But then, there are also other conflicts which we cannot neglect. We still have instability in the north of Africa, especially our dear neighbors, Libya. Libyans are experiencing a situation where you have foreign interventions. In our opinion, during this juncture, the Libyans should have friends, they should have business investments there, and have their respective international relations. But at the same time, the process should be Libyan-owned and Libyan-led, for the Libyan people to decide what sort of constitution they want, what sort of democratic rules they want, and then to decide whom they want to have represent them in parliament, at the prime ministerial level and at the presidential level. This is our position: advocating for free and fair elections as soon as possible. But meanwhile, we must keep assisting them. We’re doing it at an international level also, through the UN Special Representative of the Secretary General. Therefore, Libya is also very much on our mind and priorities. But there’s also Syria; I’m glad that we managed to extend the humanitarian resolution.
Another issue that is going to feature in our Presidency of the Security Council is climate change. We wanted to be constructive and therefore, while climate change has various facets, we wanted to cover a non-controversial aspect of it. These are the issues that are brought by sea level rise. The fact that we are experiencing, and the experts are telling us, that with climate change, we will continue to experience sea level rise, is a security threat to many small island states. At the same time, it’s also a threat to whole coastal areas in even bigger countries. It means that this issue needs to be tackled also from a legal point of view. It’s not only an environmental issue, but also causing the possibility of having communities displaced, with people relocating themselves because of climate change, and countries losing whole areas of territory. The question therefore is what will their legal standing and legal status be from then onwards? In terms of our international treaties and our charters, Malta was one of the first, if not the first, to raise the issue of climate change in the 1960s. Such realities that are now being experienced and which will only worsen in the coming years, are coming to pass. These are the same realities which were not present back then. Therefore, we must discuss this matter.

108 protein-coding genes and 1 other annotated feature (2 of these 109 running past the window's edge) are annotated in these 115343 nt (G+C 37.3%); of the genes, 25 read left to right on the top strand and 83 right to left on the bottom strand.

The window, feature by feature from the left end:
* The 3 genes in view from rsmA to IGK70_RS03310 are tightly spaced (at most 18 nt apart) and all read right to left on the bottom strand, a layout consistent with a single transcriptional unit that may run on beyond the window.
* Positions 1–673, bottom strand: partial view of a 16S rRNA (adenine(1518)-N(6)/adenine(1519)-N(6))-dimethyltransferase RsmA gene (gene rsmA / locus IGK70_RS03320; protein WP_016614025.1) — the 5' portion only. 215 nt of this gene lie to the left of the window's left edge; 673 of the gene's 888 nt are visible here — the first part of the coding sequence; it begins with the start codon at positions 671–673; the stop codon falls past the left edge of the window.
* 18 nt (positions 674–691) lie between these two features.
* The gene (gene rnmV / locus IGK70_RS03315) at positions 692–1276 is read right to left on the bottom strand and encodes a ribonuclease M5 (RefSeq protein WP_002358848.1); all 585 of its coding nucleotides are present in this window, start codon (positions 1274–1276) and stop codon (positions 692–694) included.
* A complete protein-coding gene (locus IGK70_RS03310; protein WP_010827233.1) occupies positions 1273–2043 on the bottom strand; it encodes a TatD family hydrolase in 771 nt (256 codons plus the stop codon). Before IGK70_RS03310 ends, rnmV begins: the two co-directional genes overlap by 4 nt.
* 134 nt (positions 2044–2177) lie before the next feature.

As a small island state, we’re also willing to share best practices with the least developed small island states and other less developed countries because climate change is a big concern. For example, I met the president of Kiribati who is telling us that his whole country may be displaced and transferred to another island they already acquired from Fiji, to basically start a new life, a new country, because of the effects of sea level rise. It’s not an issue of having a colder weather or a warmer summer and fix it by wearing less of more clothes or by climate control. We’re talking about serious and devastating effects, ones that we’re already experiencing in other disasters, be it in Pakistan with the floods or in Africa with dehydration. That is why we’ll give it also a lot of importance.
We will give importance to children in armed conflicts, because while there are conflicts and there are wars, it’s crucial to always protect the children and to protect civilians. Also, when it comes to women peace and security, it is going to feature prominently in our program.
BF: This year marks the 50th anniversary since Malta and China established diplomatic relations, and you have been positive about the Belt and Road Initiative in the past. How global partnerships like this are helping to build Malta’s infrastructure and national scope, and what impact are large global partnerships having on Malta’s relations with the U.S.?
Ian Borg: There’s a misconception that Malta depends on some other countries when it comes to investments. First, we do our best to attract every good and sustainable foreign investment. But our biggest investment is from the Maltese business community itself. They are by far contributing to most of our investment. Then the Europeans: Germans are our biggest investors; Italy and UK following them; and we have more investment coming from the U.S., ahead of the Indians and the Chinese.